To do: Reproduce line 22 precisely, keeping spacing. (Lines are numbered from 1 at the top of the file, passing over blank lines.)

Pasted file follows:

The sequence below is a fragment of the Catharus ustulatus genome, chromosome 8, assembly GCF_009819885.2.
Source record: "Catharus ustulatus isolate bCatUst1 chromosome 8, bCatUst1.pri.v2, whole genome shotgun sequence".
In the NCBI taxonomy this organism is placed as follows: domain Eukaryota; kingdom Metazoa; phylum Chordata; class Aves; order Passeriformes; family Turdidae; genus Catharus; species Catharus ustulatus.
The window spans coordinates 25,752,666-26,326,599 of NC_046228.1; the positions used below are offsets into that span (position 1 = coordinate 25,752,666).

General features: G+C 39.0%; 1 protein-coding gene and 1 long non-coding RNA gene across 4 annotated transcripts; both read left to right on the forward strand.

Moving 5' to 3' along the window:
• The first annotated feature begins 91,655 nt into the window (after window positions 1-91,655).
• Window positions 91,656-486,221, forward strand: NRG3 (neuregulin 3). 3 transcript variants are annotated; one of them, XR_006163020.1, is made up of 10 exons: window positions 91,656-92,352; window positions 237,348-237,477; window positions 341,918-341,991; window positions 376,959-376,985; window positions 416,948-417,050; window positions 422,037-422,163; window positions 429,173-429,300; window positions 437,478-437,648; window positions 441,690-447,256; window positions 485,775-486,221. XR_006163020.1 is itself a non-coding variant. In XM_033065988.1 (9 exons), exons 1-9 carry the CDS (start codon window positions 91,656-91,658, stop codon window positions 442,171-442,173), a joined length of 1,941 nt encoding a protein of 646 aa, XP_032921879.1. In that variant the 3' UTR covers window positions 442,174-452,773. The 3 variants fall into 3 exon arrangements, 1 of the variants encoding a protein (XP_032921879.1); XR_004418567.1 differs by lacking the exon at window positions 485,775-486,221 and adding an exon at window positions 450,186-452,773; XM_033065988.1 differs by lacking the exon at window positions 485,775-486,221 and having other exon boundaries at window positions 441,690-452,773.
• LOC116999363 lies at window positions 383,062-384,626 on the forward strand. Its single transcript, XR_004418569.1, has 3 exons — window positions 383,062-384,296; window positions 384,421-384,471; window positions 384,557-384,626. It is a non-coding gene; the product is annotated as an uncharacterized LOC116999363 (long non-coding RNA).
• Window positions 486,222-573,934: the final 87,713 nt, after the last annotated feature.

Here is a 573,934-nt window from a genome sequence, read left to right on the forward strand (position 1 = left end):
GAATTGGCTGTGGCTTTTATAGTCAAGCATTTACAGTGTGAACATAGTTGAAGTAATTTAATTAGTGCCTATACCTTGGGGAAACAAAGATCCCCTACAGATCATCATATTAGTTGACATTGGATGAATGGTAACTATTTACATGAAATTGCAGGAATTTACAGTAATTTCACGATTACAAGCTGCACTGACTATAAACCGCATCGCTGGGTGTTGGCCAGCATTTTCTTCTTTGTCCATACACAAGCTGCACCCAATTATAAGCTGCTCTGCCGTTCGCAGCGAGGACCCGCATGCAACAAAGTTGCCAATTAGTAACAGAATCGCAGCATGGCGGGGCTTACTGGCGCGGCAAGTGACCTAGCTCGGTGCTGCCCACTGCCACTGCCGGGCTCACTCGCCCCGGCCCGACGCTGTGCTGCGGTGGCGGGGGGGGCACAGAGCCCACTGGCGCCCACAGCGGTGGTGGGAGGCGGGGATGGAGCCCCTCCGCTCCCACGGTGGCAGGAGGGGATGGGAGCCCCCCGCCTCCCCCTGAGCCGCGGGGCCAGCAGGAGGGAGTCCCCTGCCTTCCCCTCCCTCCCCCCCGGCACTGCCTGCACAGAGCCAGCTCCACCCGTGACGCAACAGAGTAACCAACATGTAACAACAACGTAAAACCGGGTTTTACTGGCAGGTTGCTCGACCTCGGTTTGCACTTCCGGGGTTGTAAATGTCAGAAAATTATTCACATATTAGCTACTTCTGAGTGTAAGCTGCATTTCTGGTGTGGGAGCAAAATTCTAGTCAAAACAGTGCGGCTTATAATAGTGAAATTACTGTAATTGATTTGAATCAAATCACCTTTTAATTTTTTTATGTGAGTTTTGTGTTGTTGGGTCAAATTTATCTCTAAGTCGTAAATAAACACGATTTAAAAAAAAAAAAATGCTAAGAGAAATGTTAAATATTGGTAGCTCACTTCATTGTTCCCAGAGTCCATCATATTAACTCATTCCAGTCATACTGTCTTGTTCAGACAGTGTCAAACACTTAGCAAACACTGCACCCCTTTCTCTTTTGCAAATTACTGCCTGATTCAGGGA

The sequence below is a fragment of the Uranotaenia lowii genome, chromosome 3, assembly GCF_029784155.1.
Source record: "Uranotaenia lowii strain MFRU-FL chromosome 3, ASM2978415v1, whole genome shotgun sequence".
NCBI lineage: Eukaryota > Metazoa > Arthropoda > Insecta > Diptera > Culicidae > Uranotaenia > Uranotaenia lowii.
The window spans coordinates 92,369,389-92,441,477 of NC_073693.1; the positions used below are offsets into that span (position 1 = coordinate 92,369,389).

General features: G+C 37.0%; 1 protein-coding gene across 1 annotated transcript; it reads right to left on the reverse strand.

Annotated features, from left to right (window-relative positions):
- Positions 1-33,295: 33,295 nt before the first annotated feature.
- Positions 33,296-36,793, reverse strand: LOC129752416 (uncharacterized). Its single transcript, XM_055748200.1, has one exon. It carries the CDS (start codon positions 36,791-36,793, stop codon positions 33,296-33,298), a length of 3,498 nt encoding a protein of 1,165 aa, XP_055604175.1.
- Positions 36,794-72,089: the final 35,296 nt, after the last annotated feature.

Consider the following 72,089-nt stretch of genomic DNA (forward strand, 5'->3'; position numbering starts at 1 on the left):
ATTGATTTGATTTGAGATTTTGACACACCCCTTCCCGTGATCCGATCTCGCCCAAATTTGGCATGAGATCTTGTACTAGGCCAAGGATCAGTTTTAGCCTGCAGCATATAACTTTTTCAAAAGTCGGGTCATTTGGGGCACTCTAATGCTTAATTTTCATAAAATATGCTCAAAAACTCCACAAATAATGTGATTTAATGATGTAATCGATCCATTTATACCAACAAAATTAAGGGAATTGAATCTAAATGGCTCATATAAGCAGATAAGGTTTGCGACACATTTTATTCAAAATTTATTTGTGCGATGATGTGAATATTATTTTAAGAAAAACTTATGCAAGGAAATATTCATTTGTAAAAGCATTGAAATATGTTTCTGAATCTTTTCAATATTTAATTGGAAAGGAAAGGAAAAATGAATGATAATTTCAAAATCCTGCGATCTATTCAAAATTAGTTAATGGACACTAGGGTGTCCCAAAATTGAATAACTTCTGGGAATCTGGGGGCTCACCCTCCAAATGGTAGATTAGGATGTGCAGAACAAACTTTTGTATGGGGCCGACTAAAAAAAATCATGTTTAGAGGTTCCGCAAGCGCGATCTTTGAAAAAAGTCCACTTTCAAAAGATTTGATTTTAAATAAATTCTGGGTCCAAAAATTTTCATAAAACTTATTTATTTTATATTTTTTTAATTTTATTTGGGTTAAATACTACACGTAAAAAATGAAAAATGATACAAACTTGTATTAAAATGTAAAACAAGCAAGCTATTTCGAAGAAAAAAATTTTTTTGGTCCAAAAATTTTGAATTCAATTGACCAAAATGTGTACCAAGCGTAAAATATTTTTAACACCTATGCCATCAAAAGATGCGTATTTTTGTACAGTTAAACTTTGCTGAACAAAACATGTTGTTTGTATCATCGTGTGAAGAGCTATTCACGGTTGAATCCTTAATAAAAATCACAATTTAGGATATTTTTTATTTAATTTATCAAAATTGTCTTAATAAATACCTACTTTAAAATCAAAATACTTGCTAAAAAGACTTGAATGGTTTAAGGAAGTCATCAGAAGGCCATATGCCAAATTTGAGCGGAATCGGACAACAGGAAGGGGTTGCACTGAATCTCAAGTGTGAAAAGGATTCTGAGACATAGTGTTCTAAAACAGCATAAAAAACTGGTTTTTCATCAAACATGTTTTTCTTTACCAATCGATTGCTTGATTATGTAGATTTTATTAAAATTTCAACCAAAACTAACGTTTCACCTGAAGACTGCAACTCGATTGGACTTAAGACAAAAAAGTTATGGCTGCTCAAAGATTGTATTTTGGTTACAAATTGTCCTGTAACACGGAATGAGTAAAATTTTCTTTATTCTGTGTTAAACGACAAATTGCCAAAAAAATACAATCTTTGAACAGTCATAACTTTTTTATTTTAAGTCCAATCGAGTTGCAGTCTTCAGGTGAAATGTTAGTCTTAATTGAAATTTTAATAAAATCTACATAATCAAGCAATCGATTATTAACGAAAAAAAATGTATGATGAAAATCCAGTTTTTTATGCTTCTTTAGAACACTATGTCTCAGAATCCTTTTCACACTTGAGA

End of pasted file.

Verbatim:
Consider the following 72,089-nt stretch of genomic DNA (forward strand, 5'->3'; position numbering starts at 1 on the left):